Patanjali Yoga Sutras Chapter 1 (with Sutra reference)

The first chapter of the Patanjali Yoga Sutras, Samadhi Pada, is described in easy to read language. The Sutra references are mentioned in this version.

"Yoga Sutras are not meant for the students to study because they will drive you crazy. They are meant for the teachers. They are like curriculums. Those teachers who are competent—competent teachers means those who have studied through tradition from their competent teachers and at the same time practiced and verified the truths therein—they alone have right to teach."

Swami Rama

Considering the above statement, none other than teachers in direct, unbroken lineages of ancient vedic Traditions may study the Yoga sutras and use the same as to teach others. However, there is a new trend of intellectual study of the Yoga sutras, that has led to the proliferation of new intellectual commentaries, fuelled by many commercially oriented teachers training programmes.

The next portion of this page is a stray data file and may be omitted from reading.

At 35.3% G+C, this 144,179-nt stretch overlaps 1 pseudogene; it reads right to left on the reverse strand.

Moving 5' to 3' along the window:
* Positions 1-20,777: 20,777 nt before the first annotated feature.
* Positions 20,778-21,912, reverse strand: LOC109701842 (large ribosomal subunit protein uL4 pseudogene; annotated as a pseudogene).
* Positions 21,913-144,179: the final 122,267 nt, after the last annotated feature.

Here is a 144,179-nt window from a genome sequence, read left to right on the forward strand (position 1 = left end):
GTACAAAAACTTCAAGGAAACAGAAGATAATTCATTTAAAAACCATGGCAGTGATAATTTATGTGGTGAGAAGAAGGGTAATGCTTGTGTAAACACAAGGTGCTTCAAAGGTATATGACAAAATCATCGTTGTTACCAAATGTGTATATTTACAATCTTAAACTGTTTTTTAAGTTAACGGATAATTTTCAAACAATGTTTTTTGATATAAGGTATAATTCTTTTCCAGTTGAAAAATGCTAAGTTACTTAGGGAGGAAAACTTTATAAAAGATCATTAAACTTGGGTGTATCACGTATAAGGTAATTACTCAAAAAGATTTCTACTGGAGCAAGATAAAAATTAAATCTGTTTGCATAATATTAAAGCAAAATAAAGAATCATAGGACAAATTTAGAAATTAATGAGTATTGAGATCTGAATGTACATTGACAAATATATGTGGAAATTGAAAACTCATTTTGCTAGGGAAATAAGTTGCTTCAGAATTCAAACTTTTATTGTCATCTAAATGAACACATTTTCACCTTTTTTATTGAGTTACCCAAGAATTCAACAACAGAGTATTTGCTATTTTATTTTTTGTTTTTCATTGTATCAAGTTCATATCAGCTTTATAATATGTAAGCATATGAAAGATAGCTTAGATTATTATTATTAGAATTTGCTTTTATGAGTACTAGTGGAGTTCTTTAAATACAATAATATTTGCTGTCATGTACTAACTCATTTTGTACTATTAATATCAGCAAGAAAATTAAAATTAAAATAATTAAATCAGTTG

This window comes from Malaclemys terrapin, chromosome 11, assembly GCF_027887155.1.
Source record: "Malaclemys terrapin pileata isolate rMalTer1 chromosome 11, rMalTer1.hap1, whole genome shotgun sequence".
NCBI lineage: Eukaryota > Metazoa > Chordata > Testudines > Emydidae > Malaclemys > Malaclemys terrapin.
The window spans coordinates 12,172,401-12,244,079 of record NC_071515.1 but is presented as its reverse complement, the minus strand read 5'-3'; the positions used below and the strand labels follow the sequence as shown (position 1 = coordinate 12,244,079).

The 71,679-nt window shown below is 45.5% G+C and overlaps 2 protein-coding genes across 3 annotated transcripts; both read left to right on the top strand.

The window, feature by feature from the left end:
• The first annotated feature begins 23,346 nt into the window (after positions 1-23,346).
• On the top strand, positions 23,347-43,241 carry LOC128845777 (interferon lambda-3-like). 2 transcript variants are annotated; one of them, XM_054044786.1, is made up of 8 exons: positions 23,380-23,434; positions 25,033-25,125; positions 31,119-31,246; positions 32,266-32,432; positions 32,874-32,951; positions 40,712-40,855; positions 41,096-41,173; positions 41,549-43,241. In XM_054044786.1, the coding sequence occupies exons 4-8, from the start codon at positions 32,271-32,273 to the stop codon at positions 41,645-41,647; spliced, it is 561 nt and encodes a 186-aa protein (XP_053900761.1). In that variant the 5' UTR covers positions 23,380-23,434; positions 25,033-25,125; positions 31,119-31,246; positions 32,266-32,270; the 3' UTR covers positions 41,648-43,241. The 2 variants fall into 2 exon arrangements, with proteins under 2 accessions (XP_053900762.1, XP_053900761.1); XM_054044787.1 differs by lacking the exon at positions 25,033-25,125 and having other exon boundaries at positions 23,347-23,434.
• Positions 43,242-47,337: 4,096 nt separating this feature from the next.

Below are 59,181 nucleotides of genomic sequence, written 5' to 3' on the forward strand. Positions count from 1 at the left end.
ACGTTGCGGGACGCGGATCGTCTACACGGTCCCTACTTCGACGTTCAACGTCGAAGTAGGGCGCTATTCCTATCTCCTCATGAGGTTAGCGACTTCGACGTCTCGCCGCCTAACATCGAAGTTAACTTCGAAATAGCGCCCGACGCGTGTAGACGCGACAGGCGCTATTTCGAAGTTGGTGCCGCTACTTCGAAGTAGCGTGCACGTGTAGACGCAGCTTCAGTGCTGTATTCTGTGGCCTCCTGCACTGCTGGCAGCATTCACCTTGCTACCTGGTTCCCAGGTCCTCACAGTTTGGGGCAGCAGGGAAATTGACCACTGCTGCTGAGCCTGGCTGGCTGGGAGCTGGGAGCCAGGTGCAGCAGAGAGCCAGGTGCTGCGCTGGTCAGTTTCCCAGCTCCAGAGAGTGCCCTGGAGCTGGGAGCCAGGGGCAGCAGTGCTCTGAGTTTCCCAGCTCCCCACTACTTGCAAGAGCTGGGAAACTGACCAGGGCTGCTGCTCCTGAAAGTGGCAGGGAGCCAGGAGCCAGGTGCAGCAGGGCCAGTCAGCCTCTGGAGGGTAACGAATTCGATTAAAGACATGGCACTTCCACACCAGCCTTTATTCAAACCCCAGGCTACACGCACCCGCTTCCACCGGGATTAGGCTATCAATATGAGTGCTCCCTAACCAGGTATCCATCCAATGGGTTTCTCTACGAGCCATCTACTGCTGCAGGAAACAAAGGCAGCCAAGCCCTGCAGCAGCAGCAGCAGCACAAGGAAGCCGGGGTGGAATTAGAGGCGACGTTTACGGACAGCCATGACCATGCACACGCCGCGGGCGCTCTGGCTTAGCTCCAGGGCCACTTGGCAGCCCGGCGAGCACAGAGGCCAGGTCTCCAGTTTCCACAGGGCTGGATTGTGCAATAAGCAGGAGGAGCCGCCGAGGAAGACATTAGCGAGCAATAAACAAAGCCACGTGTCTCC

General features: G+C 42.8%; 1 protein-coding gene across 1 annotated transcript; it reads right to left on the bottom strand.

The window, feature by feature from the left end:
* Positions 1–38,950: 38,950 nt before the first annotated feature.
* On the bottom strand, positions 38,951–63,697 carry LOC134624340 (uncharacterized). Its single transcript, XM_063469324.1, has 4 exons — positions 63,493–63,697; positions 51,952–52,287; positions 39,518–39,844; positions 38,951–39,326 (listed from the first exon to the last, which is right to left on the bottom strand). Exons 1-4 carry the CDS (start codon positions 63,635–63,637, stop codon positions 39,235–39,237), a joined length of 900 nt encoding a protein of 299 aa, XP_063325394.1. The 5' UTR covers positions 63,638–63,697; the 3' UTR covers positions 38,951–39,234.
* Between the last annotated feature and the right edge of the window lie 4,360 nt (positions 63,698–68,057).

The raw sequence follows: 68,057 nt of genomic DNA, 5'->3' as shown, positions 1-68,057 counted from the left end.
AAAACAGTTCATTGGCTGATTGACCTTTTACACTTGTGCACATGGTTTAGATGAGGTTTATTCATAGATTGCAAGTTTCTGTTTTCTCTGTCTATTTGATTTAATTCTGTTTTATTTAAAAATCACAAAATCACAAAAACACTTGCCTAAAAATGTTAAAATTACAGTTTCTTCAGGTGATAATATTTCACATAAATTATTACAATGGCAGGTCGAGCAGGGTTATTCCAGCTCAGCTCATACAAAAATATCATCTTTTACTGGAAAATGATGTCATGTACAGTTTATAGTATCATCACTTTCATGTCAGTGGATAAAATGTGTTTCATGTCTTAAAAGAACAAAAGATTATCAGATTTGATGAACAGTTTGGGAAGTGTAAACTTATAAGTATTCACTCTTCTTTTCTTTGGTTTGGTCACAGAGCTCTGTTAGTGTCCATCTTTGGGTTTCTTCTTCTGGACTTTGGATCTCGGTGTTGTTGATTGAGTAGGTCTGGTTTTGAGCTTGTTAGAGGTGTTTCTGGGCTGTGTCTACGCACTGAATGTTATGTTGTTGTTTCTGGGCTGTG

For whom are the Easy Reading Patanjali Yoga Sutras?

The Easy Reading Patanjali Yoga Sutras are meant neither for intellectuals, who wish to engage in debates nor for sanskrit scholars, keen on discussing translations. These are also not meant for modern students of physical culture who learn the Yoga sutras by heart in order to get a certificate. 

The Easy Reading Patanjali Yoga Sutras are meant for sincere seekers who desire direct experience of Yoga as Meditation and wish to use the Yoga Sutras, as taught by a living unbroken tradition of master meditators, as a tool to deepen their Meditation practice.

How to use the Easy Reading Patanjali Yoga Sutras?